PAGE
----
But my relief was not to last long, as I somehow suspected that it wouldn’t, because in less than a couple of weeks, the advertisement came up again on Le Bon Coin. It appeared that the prospective buyer couldn’t raise the necessary finance so the Savannah was up for sale once more. This time I had no excuse and phoned the seller, suggesting that I’d like to view the aircraft the following Wednesday, January 20th.

But then blow me down if on checking Le Bon Coin out again on the Monday, another Savannah had appeared for sale, this time a VG (Vortex Generator) model up in Bretagne. The first Savannah was located at la Ferté Gaucher near Coulommiers out to the east of Paris, so I phoned the second seller and said that I’d like to see his aircraft on Thursday 21st, the day after the first one. This would enable me to do a 3-legged, triangular round trip of something over a thousand miles over the two days with a night-stop in a hotel somewhere in between the two aircraft’s locations. It was all agreed, so I set off from home for la Ferté Gaucher last Wednesday morning with 6 1/2 hours driving ahead of me – in thick fog.

Nevertheless, despite the fog and freezing temperatures in northern France, I arrived at the airfield at la Ferté Gaucher just before 3.00 pm, the time that I said that I would, and was warmly greeted by Robert, the owner of the ULM school there who was handling the sale of the Savannah. After the usual cup of coffee and initial chat, we went into the hangar to view the aircraft. It was everything that I expected it to be but there was only one snag. Robert apologised profusely and said that due to its having stood for a very long period and the cold weather, he’d been unable to start the engine as the battery was flat and wouldn’t charge despite having been connected to a charger for several hours.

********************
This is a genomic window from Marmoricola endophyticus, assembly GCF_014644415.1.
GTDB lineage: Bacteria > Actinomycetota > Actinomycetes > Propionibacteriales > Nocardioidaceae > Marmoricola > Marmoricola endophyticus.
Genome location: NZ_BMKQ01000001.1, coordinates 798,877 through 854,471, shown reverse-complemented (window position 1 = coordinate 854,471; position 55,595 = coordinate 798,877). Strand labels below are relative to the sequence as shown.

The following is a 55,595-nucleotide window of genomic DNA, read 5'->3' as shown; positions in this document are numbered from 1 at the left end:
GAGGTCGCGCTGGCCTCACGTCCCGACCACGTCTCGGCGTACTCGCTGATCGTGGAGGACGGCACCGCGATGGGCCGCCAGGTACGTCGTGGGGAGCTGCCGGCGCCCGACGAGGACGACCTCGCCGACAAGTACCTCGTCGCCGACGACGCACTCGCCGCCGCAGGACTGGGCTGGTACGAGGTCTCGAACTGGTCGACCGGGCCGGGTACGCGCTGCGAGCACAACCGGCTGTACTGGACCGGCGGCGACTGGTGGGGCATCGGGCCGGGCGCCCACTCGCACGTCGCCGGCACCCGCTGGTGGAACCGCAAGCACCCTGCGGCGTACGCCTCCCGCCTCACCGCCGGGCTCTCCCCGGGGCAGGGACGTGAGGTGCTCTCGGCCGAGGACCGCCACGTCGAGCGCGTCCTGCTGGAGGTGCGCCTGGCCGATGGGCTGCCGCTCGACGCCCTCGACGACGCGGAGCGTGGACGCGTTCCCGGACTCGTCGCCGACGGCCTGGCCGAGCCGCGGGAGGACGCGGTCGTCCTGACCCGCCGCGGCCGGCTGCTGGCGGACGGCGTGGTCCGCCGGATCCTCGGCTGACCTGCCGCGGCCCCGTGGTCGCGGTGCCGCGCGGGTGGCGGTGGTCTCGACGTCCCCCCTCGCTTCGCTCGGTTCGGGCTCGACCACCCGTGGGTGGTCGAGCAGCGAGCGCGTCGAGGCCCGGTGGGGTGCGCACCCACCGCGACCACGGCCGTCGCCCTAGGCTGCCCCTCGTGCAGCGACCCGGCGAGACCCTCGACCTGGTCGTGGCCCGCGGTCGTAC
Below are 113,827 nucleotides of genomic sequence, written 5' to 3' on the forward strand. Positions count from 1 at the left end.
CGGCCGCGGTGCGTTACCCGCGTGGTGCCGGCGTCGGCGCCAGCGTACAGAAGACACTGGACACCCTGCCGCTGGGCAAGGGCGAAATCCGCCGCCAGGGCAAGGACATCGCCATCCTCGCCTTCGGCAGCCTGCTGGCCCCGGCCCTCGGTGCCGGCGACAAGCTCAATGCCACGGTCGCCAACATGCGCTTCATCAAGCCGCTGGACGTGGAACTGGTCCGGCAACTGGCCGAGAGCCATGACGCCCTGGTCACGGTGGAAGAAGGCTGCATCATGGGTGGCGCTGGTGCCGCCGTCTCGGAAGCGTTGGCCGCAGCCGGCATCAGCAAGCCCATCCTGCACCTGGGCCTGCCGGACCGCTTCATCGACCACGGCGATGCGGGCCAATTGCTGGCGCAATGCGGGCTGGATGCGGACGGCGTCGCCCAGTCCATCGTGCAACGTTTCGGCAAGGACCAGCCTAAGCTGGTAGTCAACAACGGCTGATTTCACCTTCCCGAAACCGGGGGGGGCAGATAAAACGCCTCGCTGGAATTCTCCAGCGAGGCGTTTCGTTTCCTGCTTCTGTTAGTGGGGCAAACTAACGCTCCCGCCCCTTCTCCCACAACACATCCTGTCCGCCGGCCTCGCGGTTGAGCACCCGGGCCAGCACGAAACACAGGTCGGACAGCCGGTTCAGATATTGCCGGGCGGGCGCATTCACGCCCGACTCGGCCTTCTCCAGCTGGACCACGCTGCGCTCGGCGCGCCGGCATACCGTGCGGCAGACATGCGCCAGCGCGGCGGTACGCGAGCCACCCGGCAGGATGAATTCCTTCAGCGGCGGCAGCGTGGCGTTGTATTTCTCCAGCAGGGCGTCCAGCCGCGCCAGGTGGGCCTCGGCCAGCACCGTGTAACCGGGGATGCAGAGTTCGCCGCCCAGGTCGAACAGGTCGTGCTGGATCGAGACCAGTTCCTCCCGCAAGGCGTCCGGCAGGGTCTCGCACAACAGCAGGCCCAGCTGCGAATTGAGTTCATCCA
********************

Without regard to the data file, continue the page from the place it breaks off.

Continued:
There was nothing that could be done, therefore, apart from my giving the aircraft a close inspection. If the engine wouldn’t start, there was no possibility of my having a test flight, and in any case, although the sun had broken through by that time, there was still a very low cloud base due to the earlier fog. By this time it was becoming pressing for me to get going and head off for Bretagne, so Robert said that he’d wait until Friday morning to hear what my intentions were before offering the aircraft to two other potential buyers who were waiting in the wings.

I agreed with that proposal and after we’d bade each other farewell, jumped into the Kia and headed off west. Having driven for over 6 1/2 hours already and with a 5 1/2 hour drive ahead of me to where the second Savannah was, I thought that I’d drive for about 3 hours or so and then find a hotel for the night. This would make it easy to meet the seller of the second aircraft the next day at 1.00 pm, the time I’d suggested for the second viewing.

But my plans were to be thwarted. Night fell as I drove and I began to look out for a hotel either on or close to the road that I was driving on at around about the 3 hour limit. But no luck! There just wasn’t one to be found without making a large detour into one of the large towns, like Rennes, which I wasn’t really keen on doing. I’d come prepared for such an eventuality by bringing with me a sleeping bag and pillow off my bed at home, so in the end I decided that I was so tired that to continue driving would be dangerous and pulled into a rest area where I’d spend the night in the car.

And despite freezing overnight temperatures and having chosen not the best area to stop at, as I was a bit too close to the main road that remained pretty busy all night, I managed to get 4 or 5 hours sleep. The worst bit was washing and cleaning my teeth with cold water in the freezing cold the next morning and I was glad to jump back into the car afterwards and switch on the heated driving seat!

And to cap it all, within less than 20 kms after starting to drive again, I came across the perfect little low-cost hotel right at the side of the road. Wouldn’t you just know it 😐

I met Michel, the second seller at the appointed time at the airfield where his Savannah was hangared and once more after the almost-compulsory cup of coffee, we went outside to view it. This aircraft was a year younger than the first but with many more hours on it, and it showed. It was also up at a considerably lower price, but the closer I looked at it, the more it became clear that it would cost much more than the price difference to get it up to anything like the condition of the former.

Michel suggested a test flight as the cloud base had lifted since earlier in the morning, so off we went. This Savannah had the Rotax 912 UL 80 hp engine but it lifted off very smartly. Michel demonstrated it very effectively with some often quite extreme manoeuvres before giving me the chance to fly it. He also asked if I’d like to do a landing but I said that I was still very tired and that I’d give it a miss on this occasion. Better safe than sorry.